Another important aspect of a pet sitter’s Property Insurance plan is Bailee’s Insurance, a special coverage that protects your clients’ property while it is temporarily in your care. Primarily, this means animals. If your client’s cat were to get injured, sick, or die while you were sitting, your Bailee’s Insurance could help you pay for the veterinary bills and possible lawsuits.
Insurance for Less: Business Owner’s Policies for Pet Sitters
Many pet sitters are eligible to purchase a discounted insurance package called a Business Owner’s Policy, or BOP. As long as your insurance provider classifies your pet-sitting business as low-risk for General Liability and Property Insurance claims, a BOP may be able to save you money on your business insurance plan.
A BOP combines General Liability and Property Insurance policies, and if it’s unlikely that you’ll face one of these claims, your insurer can give you the two policies together for one lower rate. If you’d like to find out whether your pet sitting business qualifies to purchase a BOP.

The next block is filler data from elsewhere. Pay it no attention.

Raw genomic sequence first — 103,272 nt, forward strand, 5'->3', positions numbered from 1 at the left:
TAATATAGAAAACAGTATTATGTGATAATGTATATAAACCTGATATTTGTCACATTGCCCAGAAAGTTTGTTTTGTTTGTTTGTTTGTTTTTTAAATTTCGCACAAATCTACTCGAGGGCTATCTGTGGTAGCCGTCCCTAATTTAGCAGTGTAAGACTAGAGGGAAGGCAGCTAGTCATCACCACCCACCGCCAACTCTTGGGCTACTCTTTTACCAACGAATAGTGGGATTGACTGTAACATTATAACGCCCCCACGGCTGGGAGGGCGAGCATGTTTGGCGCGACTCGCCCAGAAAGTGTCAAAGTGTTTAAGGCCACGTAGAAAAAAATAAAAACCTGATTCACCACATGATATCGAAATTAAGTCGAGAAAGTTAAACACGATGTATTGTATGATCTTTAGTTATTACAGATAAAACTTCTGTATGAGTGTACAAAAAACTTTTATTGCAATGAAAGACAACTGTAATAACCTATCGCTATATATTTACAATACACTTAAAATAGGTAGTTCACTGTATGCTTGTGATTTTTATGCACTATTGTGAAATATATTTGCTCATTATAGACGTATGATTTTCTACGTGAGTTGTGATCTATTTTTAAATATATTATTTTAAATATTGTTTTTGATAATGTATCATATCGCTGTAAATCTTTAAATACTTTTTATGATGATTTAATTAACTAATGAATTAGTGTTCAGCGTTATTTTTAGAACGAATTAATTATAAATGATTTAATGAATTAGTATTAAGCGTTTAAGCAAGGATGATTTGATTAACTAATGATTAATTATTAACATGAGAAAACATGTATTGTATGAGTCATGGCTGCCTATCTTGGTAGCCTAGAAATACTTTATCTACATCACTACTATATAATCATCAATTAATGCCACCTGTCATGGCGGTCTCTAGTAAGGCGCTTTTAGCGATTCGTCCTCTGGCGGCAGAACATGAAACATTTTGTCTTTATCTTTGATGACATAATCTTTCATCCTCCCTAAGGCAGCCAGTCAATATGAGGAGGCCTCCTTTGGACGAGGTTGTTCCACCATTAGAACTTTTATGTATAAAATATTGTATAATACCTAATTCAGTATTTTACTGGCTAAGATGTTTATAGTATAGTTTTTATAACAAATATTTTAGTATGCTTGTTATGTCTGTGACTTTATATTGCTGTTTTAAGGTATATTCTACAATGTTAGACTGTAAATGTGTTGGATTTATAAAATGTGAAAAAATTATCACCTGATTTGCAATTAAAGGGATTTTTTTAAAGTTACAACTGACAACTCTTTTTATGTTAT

Professional Liability Insurance for Pet-Sitting Businesses
Professional Liability Insurance is a necessary part of any pet-sitting business’s insurance plan because it protects you against allegations that your services weren’t up to snuff. As a pet sitter, you must be considerate, trustworthy, and consistent – your business wouldn’t last very long if you weren’t. All of these qualities prevent a lot of professional mistakes from happening, but that doesn’t mean Professional Liability Insurance isn’t necessary.
For one thing, we’re all human and humans sometimes make mistakes or experience momentary lapses of judgment. Consider these situations…